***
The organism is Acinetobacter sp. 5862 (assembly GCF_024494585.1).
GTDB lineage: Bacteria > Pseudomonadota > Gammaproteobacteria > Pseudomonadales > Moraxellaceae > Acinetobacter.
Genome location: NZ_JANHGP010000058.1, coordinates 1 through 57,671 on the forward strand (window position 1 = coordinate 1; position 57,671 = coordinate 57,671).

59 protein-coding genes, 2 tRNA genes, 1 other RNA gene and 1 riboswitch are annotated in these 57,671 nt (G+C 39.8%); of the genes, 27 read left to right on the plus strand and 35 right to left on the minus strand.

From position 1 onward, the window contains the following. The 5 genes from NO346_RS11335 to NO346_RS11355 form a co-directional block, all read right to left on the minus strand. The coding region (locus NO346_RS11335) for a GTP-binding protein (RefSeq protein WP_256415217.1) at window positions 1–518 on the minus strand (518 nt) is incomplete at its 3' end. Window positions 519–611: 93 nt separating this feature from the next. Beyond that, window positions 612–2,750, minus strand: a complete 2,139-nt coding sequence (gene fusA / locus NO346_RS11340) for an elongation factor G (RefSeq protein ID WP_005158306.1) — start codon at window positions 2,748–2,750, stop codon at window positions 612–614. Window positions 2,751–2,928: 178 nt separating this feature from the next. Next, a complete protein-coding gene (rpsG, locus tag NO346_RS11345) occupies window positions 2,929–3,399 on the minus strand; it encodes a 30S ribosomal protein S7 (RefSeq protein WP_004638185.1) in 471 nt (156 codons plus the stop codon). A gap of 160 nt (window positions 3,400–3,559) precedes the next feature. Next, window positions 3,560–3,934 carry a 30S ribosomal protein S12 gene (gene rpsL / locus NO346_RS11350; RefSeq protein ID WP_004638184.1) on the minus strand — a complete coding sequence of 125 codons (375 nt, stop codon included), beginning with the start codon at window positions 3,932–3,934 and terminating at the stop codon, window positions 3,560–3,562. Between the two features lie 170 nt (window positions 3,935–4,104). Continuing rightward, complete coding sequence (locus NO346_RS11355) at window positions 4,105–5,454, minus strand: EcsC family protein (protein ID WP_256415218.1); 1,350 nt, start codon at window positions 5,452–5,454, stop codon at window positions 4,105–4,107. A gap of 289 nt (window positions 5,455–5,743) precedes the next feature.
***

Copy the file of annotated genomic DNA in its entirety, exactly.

The organism is Acinetobacter sp. 5862 (assembly GCF_024494585.1).
GTDB lineage: Bacteria > Pseudomonadota > Gammaproteobacteria > Pseudomonadales > Moraxellaceae > Acinetobacter.
Genome location: NZ_JANHGP010000058.1, coordinates 1 through 57,671 on the forward strand (window position 1 = coordinate 1; position 57,671 = coordinate 57,671).

59 protein-coding genes, 2 tRNA genes, 1 other RNA gene and 1 riboswitch are annotated in these 57,671 nt (G+C 39.8%); of the genes, 27 read left to right on the plus strand and 35 right to left on the minus strand.

From position 1 onward, the window contains the following. The 5 genes from NO346_RS11335 to NO346_RS11355 form a co-directional block, all read right to left on the minus strand. The coding region (locus NO346_RS11335) for a GTP-binding protein (RefSeq protein WP_256415217.1) at window positions 1–518 on the minus strand (518 nt) is incomplete at its 3' end. Window positions 519–611: 93 nt separating this feature from the next. Beyond that, window positions 612–2,750, minus strand: a complete 2,139-nt coding sequence (gene fusA / locus NO346_RS11340) for an elongation factor G (RefSeq protein ID WP_005158306.1) — start codon at window positions 2,748–2,750, stop codon at window positions 612–614. Window positions 2,751–2,928: 178 nt separating this feature from the next. Next, a complete protein-coding gene (rpsG, locus tag NO346_RS11345) occupies window positions 2,929–3,399 on the minus strand; it encodes a 30S ribosomal protein S7 (RefSeq protein WP_004638185.1) in 471 nt (156 codons plus the stop codon). A gap of 160 nt (window positions 3,400–3,559) precedes the next feature. Next, window positions 3,560–3,934 carry a 30S ribosomal protein S12 gene (gene rpsL / locus NO346_RS11350; RefSeq protein ID WP_004638184.1) on the minus strand — a complete coding sequence of 125 codons (375 nt, stop codon included), beginning with the start codon at window positions 3,932–3,934 and terminating at the stop codon, window positions 3,560–3,562. Between the two features lie 170 nt (window positions 3,935–4,104). Continuing rightward, complete coding sequence (locus NO346_RS11355) at window positions 4,105–5,454, minus strand: EcsC family protein (protein ID WP_256415218.1); 1,350 nt, start codon at window positions 5,452–5,454, stop codon at window positions 4,105–4,107. A gap of 289 nt (window positions 5,455–5,743) precedes the next feature.